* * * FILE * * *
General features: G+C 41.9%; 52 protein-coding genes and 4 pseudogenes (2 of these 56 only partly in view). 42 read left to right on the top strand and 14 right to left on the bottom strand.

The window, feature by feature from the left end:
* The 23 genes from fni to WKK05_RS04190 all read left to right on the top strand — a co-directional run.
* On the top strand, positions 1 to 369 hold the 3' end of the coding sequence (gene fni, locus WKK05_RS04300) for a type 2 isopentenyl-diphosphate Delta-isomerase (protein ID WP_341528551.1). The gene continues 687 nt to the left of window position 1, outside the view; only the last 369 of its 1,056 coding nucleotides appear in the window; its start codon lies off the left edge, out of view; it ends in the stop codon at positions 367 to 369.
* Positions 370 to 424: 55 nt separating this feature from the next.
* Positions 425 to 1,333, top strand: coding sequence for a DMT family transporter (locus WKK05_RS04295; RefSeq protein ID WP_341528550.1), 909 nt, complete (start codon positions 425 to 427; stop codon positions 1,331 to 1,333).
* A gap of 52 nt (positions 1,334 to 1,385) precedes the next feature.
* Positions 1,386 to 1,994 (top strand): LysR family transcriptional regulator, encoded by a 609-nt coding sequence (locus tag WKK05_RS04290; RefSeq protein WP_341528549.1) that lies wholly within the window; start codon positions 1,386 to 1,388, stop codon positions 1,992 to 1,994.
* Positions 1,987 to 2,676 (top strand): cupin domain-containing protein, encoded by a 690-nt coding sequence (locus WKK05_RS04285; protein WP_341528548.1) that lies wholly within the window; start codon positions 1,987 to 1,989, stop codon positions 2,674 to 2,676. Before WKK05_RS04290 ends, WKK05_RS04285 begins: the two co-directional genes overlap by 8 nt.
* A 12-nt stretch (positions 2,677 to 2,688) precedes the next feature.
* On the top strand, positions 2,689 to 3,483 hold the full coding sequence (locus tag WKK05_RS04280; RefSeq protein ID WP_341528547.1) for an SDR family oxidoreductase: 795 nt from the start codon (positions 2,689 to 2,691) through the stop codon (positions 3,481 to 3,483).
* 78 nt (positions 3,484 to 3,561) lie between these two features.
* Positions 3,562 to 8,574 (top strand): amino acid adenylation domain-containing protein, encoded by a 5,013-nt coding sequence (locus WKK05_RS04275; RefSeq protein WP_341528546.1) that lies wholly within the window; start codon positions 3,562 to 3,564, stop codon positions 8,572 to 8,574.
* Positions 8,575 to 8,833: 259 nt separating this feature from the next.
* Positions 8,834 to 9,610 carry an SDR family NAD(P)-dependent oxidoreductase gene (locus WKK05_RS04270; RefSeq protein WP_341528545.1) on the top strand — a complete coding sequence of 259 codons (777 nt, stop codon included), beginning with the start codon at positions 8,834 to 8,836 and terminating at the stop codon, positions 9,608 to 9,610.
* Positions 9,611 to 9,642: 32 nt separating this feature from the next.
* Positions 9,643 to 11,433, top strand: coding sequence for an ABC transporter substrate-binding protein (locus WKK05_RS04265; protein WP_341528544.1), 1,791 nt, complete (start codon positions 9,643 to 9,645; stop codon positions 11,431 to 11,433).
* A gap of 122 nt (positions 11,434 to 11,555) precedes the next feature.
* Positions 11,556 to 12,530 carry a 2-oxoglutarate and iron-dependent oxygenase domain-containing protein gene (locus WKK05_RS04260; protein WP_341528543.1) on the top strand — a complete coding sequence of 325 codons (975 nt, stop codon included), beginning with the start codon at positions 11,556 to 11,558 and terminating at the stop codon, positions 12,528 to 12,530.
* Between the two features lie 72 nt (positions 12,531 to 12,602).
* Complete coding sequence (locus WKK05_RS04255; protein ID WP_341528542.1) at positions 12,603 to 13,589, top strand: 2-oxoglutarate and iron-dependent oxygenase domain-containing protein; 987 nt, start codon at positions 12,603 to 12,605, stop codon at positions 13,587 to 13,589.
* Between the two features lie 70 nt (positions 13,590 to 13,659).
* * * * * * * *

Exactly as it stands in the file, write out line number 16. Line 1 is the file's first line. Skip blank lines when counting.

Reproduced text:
* Positions 9,611 to 9,642: 32 nt separating this feature from the next.